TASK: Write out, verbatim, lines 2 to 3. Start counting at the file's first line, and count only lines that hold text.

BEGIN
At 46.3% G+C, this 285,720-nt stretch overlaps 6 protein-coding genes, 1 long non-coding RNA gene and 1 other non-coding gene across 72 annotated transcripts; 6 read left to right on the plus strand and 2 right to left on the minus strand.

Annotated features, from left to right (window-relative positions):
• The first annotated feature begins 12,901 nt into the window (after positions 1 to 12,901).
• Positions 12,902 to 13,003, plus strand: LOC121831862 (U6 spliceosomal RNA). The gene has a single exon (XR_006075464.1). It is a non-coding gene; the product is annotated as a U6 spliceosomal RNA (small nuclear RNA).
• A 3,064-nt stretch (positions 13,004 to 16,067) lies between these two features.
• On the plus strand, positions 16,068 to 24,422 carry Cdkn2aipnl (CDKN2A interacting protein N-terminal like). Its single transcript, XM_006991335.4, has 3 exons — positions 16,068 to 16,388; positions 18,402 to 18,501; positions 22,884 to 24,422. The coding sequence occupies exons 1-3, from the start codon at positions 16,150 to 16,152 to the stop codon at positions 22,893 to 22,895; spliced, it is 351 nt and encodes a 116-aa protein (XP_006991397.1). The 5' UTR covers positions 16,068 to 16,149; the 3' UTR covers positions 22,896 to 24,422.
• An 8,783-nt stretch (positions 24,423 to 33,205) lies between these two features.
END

Annotated features, from left to right (window-relative positions):
• The first annotated feature begins 12,901 nt into the window (after positions 1 to 12,901).